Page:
Generation Z has become the center of much attention and discussion among banking leaders. Gen Z is getting older, and these young people are getting more involved in financial services. According to Boston Consulting Group, Gen Z’s spending power is expected to increase by 70% over the next five years, so banks must investigate ways to cater to this growing demographic.
A study by Marqeta also reports something surprising about Gen Z. While many banking leaders may instinctively assume that Gen Z would favor newer, less conventional banking solutions, Gen Z actually prefers traditional banking institutions by 87%.
Many factors likely contribute to this trend, but data suggests that Gen Z’s preference for more established institutions may stem from concerns about digital security. Gen Z, being digital natives, have adopted digital and online payments more readily and are more sensitive about threats to privacy and security. Somewhat understandably, Gen Z trusts larger banks with greater resources and security measures to ensure their finances and information are safe. But all is not lost, community banks can appeal to Gen Z by investing in safe, secure payments technology that are on par with even the largest institutions.
Cyber-attacks have unfortunately grown more frequent, especially in the banking industry. A Trend Micro report showed that the banking industry experienced a 1,318% increase in ransomware attacks in the first quarter of 2021. Given the frequency of cyber-attacks, customers want to know if and when their data is at risk, and banks have a few different options for protecting customers and demonstrating their commitment to security.
First, real-time two-way fraud messaging helps banks engage with customers and address security concerns quickly and easily before the fraud occurs. Real-time two-way fraud messaging uses SMS text messaging to alert customers of suspicious payments and allows customers to verify their payments by responding with a text message before the payment goes through. Real-time two-way fraud text messaging results in fast and simpler resolutions to suspicious transactions since it can stop the payment from going through. Of course, if the transaction is valid, the customer can verify that as well and the payment will be permitted to proceed.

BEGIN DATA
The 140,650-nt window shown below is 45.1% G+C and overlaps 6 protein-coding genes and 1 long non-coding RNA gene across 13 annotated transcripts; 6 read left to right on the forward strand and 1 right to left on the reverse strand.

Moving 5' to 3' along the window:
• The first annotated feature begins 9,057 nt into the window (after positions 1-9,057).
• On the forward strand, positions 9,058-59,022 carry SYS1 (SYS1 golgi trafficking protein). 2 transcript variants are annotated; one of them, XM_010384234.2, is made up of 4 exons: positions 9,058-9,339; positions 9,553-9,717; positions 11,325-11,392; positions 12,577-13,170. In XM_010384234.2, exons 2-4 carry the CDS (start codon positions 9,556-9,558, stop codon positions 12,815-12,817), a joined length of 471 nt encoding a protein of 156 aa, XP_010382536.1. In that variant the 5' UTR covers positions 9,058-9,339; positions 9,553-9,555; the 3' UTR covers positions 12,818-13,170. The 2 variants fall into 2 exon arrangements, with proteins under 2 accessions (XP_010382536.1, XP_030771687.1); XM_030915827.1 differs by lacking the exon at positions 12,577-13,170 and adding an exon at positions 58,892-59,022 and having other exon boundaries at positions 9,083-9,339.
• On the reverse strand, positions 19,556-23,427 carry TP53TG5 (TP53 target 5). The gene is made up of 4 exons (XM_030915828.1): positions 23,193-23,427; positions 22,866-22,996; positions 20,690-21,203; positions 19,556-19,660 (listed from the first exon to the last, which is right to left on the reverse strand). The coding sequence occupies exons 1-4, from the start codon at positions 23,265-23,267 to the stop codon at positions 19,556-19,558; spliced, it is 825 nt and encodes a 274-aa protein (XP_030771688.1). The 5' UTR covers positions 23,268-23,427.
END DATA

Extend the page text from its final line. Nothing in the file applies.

Another security solution banks must implement is card controls. Customers want to feel in control of their payment methods. Card controls are easy to implement and offer a straightforward security solution for bank-issued credit or debit cards. Card controls that allow customers to turn their cards on and off through an ever-present mobile device are especially useful in case of an emergency. For example, if a card is lost or stolen, the owner can turn the card off before it is used without the user’s permission. Customers may also keep cards turned off anytime they are not using them to protect their information.
While online shopping has already become ubiquitous, a study by Kibo suggests that Gen Z will continue to do more of their shopping online. While there are many risks associated with online shopping, banks can provide ways to protect customers. Single-use card numbers are a secure payment solution that protects consumers when shopping online. Users can generate single-use card numbers instantly and conveniently. As the name suggests, single-use card numbers are valid for one transaction, which limits risk during online payments by ensuring stolen information cannot be exploited. Many large financial institutions offer single-use card numbers, including Capital One’s Eno, Citi Virtual Account Number and Wells Fargo Digital Wallet, so banks looking to compete should seriously consider providing this service.
Finally, a simple real-time transaction alert can flag fraud before too much damage can be done – particularly when coupled with an immediate card off option.
As payments technology becomes more complex and integral to everyday finance, young people, especially Gen Z, will prioritize payment security more and more. The prevalence of data breaches and identity theft have shown that digital security is not a given. Gen Z wants the greatest degree of protection possible, and they seek out financial services organizations that can provide that security. Community banks must offer secure payment options if they want to attract and retain Gen Z.
Kelly Payne is Chief Marketing Officer of MOCA (www.mocapay.com), a digital-first next-generation card-based payment platform provider.
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